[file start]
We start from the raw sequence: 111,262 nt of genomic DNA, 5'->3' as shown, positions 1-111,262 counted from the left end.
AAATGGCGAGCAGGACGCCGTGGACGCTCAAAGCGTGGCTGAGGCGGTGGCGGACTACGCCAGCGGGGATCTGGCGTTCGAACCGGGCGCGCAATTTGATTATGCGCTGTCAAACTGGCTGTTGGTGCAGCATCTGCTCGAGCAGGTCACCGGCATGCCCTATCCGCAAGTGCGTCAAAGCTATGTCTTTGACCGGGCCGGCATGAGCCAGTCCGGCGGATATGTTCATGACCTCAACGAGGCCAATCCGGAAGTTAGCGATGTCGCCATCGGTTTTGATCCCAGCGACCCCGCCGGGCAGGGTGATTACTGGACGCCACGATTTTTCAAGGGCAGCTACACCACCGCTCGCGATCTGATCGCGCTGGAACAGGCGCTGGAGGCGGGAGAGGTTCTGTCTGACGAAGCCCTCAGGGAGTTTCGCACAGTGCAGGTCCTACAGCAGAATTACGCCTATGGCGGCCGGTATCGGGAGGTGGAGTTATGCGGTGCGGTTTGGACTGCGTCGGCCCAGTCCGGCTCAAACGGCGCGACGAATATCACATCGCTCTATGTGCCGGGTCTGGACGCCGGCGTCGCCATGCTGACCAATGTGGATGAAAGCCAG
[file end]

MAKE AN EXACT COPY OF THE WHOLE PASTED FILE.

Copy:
We start from the raw sequence: 111,262 nt of genomic DNA, 5'->3' as shown, positions 1-111,262 counted from the left end.
AAATGGCGAGCAGGACGCCGTGGACGCTCAAAGCGTGGCTGAGGCGGTGGCGGACTACGCCAGCGGGGATCTGGCGTTCGAACCGGGCGCGCAATTTGATTATGCGCTGTCAAACTGGCTGTTGGTGCAGCATCTGCTCGAGCAGGTCACCGGCATGCCCTATCCGCAAGTGCGTCAAAGCTATGTCTTTGACCGGGCCGGCATGAGCCAGTCCGGCGGATATGTTCATGACCTCAACGAGGCCAATCCGGAAGTTAGCGATGTCGCCATCGGTTTTGATCCCAGCGACCCCGCCGGGCAGGGTGATTACTGGACGCCACGATTTTTCAAGGGCAGCTACACCACCGCTCGCGATCTGATCGCGCTGGAACAGGCGCTGGAGGCGGGAGAGGTTCTGTCTGACGAAGCCCTCAGGGAGTTTCGCACAGTGCAGGTCCTACAGCAGAATTACGCCTATGGCGGCCGGTATCGGGAGGTGGAGTTATGCGGTGCGGTTTGGACTGCGTCGGCCCAGTCCGGCTCAAACGGCGCGACGAATATCACATCGCTCTATGTGCCGGGTCTGGACGCCGGCGTCGCCATGCTGACCAATGTGGATGAAAGCCAG